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Wet
Originality56
Lyrical Content62
Longevity43
Overall Impact65
Reader Rating2 Votes83
57
The Brooklyn band may have lost a member, but they have not lost their sound. 'Still Run' is their most consistent, but least captivating release yet.

Two years ago in a world not too impossible to imagine, Wet could have been to New York what The xx are to London; a three-piece emphasising on emotion and vulnerability through cotton candy-soft vocals and innocent synths.

Except now the times have a-changed. After an EP and a debut on Columbia, Wet have returned a duo. The reveal was surprising; Wet was formed six years ago by three close friends. For a long-term friend to leave must not have been easy for a band on the rise. Endorsements flooded from a variety of publications, like The FADER who placed them on their Gen F list, and even soundtracked an Instagram video of Khloé Kardashian flipping her hair. With the release of their sophomore album, it is hard to believe how this is the same band Billboard touted as: “the toast of the tastemakers”.

Wet have yet to give an official statement regarding the departure of guitarist Marty Sulkow. Instead the music does all the (figurative) talking. ‘Still Run’ is a tighter, at times more efficient, album. The ten songs are more direct and are far less underwritten than their debut record. The Rostam-produced ‘You’re Not Wrong’ exudes character. aAsprinkle of piano fills the chorus while a typically funky bass carries the song. Even Kelly Zutrau‘s trademark restraint is exchanged for some Lauren Mayberry-esque in-your-face attitude.

Opener ‘Still Run’ is a well-structured, balanced cut that flaunts their writing credentials. Featuring Starchild & The New Romantic, it could pass off as a Girls Aloud ballad with its head-swaying, all-togetherness. The title track would make for a respectable album closer with its spacious arrangements.

Side A is kinetic and consistent. Filled mostly with singles (4 of the 5 are pre-released), it is stellar yet subdued. ‘Lately’ is the most suitable track to slip into their debut; Zutrua appears confrontational lyrically but reserved vocally: “I just get so insecure, And you always make me guilty just for wanting something more” is sung shyly. More often than not, ‘Still Run’ could go hand-in-hand with London Grammar‘s latest effort.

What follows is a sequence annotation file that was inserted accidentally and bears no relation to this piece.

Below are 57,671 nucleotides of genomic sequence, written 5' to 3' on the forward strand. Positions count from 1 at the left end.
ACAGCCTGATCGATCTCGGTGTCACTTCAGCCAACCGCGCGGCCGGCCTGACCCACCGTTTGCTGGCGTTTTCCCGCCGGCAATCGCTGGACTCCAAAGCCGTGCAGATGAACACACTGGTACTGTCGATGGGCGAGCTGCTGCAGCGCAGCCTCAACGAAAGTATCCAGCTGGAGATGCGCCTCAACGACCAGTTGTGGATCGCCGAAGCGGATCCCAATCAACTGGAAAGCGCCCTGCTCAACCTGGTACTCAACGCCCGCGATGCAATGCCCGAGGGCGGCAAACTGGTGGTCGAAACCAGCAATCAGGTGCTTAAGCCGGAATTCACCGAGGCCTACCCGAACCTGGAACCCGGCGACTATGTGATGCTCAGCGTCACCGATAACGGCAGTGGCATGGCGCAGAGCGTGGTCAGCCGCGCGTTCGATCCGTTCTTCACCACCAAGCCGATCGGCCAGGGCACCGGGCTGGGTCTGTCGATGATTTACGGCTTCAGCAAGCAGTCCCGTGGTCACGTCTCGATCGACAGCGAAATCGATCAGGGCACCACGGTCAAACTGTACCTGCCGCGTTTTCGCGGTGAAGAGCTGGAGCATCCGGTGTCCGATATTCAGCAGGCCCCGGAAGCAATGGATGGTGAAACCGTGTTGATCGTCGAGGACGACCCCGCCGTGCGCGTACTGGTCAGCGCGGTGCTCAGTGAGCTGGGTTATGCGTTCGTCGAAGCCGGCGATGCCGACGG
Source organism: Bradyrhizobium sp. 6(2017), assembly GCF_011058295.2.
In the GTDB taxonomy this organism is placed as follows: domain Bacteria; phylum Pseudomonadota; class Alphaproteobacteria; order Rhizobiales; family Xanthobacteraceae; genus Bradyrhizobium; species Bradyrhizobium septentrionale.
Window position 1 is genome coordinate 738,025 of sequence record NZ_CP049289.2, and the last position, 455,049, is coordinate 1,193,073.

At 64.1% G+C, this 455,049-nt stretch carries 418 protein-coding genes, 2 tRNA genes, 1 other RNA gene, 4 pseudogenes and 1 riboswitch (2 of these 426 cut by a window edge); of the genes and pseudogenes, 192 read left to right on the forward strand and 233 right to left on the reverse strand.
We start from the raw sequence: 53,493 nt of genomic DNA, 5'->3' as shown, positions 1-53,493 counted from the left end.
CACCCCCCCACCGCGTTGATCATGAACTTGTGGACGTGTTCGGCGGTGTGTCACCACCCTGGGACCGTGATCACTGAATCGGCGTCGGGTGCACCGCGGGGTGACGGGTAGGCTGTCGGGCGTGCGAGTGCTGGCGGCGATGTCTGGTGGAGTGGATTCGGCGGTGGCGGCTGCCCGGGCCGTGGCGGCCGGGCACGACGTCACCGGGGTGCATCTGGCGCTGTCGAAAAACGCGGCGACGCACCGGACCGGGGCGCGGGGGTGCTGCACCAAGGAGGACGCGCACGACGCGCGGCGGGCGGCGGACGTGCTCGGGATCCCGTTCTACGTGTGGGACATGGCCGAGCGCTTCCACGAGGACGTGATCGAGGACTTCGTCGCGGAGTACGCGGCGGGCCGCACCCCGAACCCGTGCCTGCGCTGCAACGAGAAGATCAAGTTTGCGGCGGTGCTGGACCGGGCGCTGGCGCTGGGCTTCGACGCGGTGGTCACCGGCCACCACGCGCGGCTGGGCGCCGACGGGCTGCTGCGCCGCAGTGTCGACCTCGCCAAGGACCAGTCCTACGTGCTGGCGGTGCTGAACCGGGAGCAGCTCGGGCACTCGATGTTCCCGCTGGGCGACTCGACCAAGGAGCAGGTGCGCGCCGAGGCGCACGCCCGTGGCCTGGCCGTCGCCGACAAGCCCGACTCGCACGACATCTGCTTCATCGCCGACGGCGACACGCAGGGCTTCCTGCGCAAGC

That does mean, however, that this album does fall short in several aspects. Just like the dream pop trio’s sophomore ‘Truth Is a Beautiful Thing’, Wet‘s second album feels empty. There are some captivating moments but after the forty minutes are up, you do wonder if that was it. Piano ballad ’11 Hours’ is sweet yet ineffective. So is its follow-up ‘This Woman Loves You’. The mellow echoed drums are distant while the effect-laden vocals are cold. For a song with such an honest title, you would hope for something with more, well, love.

‘Visitor’ goes a long way to display Wet‘s potential. Over five minutes long, it takes time to blossom but once strings gather and drums pick up momentum, it is powerful and entrancing. It is also a rare moment where Zutrau‘s vocals are noteworthy. The chorus wants to soundtrack an emotional climax in an indie rom-com while Kelly Zutrau just wants to sing to that special someone (“If you’re looking for a home/Well, maybe I could be one.”)

Compared to recent records from Now, Now or the aforementioned The xx, ‘Still Run’ strikes as redundant. Wet have cornered themselves with their sound, but on their sophomore they have redecorated it to get comfortable. ‘Still Run’ could have been the album to make Wet one of the most beloved bands in the indie scene – an album to lift them into Google-able territory – but it refuses to ask for attention. Instead it seems sufficient just being there, another album for a stranger to pick up and fall in love with. It is just a shame that there are so few lovable moments to cherish.

‘Still Run’ is out now via Columbia Records.